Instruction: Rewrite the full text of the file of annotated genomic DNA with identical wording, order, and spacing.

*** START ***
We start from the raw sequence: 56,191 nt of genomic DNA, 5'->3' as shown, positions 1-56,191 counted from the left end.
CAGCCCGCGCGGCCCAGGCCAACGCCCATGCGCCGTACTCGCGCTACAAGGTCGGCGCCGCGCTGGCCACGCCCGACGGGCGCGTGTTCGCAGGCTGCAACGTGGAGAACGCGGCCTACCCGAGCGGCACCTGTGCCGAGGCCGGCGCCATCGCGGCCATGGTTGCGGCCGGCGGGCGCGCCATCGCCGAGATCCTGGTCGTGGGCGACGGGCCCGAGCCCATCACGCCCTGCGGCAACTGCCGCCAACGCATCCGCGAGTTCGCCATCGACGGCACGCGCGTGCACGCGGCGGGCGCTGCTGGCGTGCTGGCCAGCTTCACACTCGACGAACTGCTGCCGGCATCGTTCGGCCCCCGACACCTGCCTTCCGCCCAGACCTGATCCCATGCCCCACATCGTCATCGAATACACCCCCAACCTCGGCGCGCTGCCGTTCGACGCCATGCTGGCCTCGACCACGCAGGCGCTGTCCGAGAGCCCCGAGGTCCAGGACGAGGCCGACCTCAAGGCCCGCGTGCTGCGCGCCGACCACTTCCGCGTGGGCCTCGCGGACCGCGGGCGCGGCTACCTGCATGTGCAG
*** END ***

We start from the raw sequence: 56,191 nt of genomic DNA, 5'->3' as shown, positions 1-56,191 counted from the left end.
CAGCCCGCGCGGCCCAGGCCAACGCCCATGCGCCGTACTCGCGCTACAAGGTCGGCGCCGCGCTGGCCACGCCCGACGGGCGCGTGTTCGCAGGCTGCAACGTGGAGAACGCGGCCTACCCGAGCGGCACCTGTGCCGAGGCCGGCGCCATCGCGGCCATGGTTGCGGCCGGCGGGCGCGCCATCGCCGAGATCCTGGTCGTGGGCGACGGGCCCGAGCCCATCACGCCCTGCGGCAACTGCCGCCAACGCATCCGCGAGTTCGCCATCGACGGCACGCGCGTGCACGCGGCGGGCGCTGCTGGCGTGCTGGCCAGCTTCACACTCGACGAACTGCTGCCGGCATCGTTCGGCCCCCGACACCTGCCTTCCGCCCAGACCTGATCCCATGCCCCACATCGTCATCGAATACACCCCCAACCTCGGCGCGCTGCCGTTCGACGCCATGCTGGCCTCGACCACGCAGGCGCTGTCCGAGAGCCCCGAGGTCCAGGACGAGGCCGACCTCAAGGCCCGCGTGCTGCGCGCCGACCACTTCCGCGTGGGCCTCGCGGACCGCGGGCGCGGCTACCTGCATGTGCAG